There are other local factors in sea level change such as coastal up warping and down warping which can add or subtract circa 3 mm per year or 300mm per hundred years.
<
>

The annual rate of rise of sea level over the past 20 years has been 0.13 inches (3.2 millimeters), roughly twice the average speed of the preceding 80 years and we simply do not know how this will change in future. If the Global warming theory is to be believed we must expect the rate of sea level rise to increase

A Worst case of 1.8 metres rise in 100 years are envisaged.
<
>

Larger Storm events would be likely to create surges well above 1.8 metres.

Should we really be building in areas that will be meters below sea level in 200 years? It's time to move up the hill.

Rising sea levels of 1.8 meters in worst-case scenario
:: Climate Change In Asia ::
(1) Expect half a meter rise by 2100.

(2) Be prepared for a meter rise by 2100.

(3) Don't be too surprised if there's a two meter rise by 2100.

(4) And finally, know that if business as usual emissions continue, then the seas won't stop rising for a long time; sea level will keep rising by rates of more than one meter per century if CO2 levels reach and stay above something in the neighborhood of 600 ppm.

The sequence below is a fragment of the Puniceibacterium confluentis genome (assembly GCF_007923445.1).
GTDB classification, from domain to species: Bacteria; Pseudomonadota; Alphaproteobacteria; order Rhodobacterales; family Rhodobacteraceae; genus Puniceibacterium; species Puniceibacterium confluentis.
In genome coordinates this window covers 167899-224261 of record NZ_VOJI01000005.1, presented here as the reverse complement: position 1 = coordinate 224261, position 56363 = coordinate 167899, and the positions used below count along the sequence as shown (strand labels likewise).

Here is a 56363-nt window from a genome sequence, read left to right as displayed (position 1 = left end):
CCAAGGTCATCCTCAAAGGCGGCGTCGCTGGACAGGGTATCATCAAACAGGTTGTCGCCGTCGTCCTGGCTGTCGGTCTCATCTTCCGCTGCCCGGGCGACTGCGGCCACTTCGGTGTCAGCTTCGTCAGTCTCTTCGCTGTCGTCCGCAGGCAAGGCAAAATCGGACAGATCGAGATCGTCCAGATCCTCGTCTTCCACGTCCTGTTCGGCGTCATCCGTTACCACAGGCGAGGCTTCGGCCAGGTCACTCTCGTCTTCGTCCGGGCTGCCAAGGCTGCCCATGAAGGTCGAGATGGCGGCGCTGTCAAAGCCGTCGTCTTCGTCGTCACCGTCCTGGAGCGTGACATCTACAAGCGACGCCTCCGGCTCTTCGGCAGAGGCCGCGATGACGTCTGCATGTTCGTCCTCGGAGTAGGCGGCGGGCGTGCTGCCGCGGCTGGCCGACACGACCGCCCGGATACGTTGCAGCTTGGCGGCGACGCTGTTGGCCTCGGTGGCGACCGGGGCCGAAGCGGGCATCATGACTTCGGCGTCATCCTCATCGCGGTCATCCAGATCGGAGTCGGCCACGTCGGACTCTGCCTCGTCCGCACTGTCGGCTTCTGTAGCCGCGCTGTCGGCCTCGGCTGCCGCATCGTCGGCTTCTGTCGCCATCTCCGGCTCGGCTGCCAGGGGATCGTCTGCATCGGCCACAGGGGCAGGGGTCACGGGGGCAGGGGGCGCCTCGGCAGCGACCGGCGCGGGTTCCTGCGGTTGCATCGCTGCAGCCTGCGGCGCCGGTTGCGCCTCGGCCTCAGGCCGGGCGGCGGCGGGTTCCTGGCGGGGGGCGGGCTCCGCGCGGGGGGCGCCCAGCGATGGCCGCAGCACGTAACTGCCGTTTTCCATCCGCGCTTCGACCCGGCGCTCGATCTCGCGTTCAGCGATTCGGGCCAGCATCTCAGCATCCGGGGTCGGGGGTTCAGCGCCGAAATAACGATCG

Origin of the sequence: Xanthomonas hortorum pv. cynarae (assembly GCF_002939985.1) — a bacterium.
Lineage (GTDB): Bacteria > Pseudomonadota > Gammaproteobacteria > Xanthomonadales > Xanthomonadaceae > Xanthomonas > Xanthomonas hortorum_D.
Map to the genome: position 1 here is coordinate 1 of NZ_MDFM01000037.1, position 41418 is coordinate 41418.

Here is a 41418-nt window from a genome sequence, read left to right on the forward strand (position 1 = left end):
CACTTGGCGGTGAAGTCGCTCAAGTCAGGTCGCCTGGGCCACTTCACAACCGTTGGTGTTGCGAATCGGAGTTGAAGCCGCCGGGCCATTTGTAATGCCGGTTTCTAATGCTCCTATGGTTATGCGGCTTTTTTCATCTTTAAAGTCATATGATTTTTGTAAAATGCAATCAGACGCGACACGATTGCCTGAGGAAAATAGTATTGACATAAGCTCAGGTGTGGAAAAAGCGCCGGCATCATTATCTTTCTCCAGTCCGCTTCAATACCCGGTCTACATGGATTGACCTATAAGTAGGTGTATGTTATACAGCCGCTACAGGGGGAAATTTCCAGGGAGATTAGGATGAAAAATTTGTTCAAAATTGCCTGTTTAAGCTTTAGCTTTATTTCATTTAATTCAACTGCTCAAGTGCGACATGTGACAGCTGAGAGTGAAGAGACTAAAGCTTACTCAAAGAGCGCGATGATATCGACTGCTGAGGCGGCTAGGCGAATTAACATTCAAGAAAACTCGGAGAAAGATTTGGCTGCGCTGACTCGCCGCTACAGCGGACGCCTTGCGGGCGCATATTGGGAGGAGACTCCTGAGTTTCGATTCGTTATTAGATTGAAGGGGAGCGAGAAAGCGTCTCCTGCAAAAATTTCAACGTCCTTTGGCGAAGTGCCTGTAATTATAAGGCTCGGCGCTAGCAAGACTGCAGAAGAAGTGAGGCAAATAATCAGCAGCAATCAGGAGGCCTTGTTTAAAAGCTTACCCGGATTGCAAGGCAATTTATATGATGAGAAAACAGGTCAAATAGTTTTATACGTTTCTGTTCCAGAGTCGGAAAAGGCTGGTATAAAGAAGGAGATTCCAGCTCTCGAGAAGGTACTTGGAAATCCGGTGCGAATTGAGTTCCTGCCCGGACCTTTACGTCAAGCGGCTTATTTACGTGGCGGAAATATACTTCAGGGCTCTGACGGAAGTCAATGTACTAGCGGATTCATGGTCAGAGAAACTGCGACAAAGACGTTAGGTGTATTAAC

Can the Oisin Coghlans and Eamon Ryans of this World really stop the Sea from Rising? Next they will want to control the weather!

Is there any proof that 8000 years ago sea levels in Ireland were a 100 metres lower than now?
 

ibis

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Mar 12, 2005
Messages
12,293
Is there any proof that 8000 years ago sea levels in Ireland were a 100 metres lower than now?
Not as such, because they weren't quite that low at that time. They were very much lower during the most recent ice age, not too long before that, and I presume that's what's meant.

As for proof of ancient sea levels, yes, obviously the sea level does leave evidence. We have beaches above and below the current water line, for example, river-cut valleys under the sea and hanging valleys above.